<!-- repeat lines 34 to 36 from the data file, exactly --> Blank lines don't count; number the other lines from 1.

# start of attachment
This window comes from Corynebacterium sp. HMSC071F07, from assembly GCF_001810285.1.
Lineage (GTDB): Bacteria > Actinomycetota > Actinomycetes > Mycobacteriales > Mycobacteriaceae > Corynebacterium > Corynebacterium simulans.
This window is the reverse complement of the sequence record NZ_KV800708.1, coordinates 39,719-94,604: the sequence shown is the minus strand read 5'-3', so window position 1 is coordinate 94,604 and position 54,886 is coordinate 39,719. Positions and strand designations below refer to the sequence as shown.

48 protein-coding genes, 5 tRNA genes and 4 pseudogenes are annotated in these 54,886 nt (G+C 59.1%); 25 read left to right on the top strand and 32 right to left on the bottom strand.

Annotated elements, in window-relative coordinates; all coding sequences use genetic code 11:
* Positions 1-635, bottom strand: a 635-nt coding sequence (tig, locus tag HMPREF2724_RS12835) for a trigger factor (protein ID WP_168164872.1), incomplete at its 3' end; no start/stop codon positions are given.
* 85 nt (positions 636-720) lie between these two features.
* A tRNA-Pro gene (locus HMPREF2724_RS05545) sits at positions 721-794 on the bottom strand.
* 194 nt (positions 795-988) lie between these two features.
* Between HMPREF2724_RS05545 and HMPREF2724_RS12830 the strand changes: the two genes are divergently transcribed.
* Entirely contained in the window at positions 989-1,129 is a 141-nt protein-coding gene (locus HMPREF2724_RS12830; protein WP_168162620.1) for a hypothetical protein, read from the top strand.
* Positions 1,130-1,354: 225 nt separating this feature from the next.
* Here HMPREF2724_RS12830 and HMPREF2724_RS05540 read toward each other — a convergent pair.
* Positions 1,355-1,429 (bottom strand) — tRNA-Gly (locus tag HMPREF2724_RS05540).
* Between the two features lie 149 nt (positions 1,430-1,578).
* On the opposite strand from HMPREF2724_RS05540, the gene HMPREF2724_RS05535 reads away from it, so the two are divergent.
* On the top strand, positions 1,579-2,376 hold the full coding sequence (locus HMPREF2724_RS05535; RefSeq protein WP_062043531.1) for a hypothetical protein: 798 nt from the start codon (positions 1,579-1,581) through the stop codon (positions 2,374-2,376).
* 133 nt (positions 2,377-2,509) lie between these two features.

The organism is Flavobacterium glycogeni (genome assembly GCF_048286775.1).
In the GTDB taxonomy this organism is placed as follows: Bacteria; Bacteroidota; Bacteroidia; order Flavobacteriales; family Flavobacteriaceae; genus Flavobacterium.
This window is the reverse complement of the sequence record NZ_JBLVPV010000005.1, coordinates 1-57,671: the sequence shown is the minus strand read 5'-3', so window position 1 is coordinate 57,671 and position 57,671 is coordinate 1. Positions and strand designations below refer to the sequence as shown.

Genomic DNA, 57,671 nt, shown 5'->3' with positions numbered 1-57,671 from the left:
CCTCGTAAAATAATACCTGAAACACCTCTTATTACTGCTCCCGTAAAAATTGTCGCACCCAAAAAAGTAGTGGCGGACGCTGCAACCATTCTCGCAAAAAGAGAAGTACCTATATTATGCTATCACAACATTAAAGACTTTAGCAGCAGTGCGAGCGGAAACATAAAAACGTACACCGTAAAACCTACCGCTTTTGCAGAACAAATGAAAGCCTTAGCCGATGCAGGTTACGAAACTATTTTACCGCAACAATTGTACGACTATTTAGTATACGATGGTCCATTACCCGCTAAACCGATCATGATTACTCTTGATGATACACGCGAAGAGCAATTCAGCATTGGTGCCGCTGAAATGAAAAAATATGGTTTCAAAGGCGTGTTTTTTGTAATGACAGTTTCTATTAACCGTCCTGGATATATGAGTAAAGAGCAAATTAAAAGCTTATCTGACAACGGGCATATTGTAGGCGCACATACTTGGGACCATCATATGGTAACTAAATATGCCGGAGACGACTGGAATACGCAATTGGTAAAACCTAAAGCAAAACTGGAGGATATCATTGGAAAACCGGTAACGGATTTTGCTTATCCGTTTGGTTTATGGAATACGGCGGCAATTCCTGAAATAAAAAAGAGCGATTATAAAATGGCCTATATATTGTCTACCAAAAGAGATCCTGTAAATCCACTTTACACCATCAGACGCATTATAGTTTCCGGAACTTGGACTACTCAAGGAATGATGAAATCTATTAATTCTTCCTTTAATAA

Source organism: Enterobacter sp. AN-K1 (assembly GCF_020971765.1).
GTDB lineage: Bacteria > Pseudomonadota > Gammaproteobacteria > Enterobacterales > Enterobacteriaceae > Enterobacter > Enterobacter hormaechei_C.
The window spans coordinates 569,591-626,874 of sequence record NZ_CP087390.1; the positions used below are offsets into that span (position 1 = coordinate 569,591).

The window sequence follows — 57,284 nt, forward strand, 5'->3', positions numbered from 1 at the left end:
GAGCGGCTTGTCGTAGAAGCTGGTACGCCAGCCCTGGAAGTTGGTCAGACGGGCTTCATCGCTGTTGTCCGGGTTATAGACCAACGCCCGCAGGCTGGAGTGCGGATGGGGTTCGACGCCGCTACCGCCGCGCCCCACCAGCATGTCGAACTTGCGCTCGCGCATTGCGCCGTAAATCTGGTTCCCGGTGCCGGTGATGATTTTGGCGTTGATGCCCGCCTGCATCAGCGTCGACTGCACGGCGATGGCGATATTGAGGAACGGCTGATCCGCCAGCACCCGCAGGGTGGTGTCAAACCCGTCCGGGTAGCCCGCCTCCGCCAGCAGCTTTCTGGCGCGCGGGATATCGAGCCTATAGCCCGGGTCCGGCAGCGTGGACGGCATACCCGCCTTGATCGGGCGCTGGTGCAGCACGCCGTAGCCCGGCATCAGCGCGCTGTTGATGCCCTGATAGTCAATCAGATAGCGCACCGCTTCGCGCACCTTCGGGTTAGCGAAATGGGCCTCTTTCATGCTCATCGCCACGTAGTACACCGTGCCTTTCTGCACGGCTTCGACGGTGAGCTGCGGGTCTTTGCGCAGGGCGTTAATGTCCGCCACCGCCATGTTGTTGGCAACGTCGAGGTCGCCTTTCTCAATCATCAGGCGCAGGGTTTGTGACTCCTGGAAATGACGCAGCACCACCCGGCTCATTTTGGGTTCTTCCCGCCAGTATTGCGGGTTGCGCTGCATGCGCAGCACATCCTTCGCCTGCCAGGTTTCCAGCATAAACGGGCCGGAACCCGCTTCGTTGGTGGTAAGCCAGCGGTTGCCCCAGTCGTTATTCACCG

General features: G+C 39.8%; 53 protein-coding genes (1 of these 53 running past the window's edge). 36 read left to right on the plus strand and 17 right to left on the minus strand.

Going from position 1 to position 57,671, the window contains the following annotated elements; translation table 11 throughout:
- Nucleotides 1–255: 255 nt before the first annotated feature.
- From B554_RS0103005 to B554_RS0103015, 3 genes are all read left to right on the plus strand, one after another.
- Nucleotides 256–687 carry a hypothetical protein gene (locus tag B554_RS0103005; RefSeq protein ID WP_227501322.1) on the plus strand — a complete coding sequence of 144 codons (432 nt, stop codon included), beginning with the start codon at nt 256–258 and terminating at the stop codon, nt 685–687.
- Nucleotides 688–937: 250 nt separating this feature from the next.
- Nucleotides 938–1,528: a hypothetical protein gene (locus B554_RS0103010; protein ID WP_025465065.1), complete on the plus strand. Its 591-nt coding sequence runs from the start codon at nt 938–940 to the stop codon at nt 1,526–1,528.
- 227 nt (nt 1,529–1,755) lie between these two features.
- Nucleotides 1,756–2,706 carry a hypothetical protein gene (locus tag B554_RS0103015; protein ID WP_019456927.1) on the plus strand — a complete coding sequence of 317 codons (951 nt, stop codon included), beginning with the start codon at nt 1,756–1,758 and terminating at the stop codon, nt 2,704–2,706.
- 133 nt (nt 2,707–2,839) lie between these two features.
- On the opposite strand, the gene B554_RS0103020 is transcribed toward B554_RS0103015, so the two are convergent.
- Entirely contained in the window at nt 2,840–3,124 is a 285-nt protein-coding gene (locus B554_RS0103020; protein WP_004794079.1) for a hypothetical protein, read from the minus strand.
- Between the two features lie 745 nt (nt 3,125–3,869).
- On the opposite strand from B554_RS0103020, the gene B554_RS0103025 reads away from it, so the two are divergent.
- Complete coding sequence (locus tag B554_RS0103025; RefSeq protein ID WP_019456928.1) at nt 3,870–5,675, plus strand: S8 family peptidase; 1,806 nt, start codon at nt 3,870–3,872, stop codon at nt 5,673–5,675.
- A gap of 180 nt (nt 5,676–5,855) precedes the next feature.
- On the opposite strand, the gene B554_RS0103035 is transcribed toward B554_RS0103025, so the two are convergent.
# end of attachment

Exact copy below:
- Nucleotides 688–937: 250 nt separating this feature from the next.
- Nucleotides 938–1,528: a hypothetical protein gene (locus B554_RS0103010; protein ID WP_025465065.1), complete on the plus strand. Its 591-nt coding sequence runs from the start codon at nt 938–940 to the stop codon at nt 1,526–1,528.
- 227 nt (nt 1,529–1,755) lie between these two features.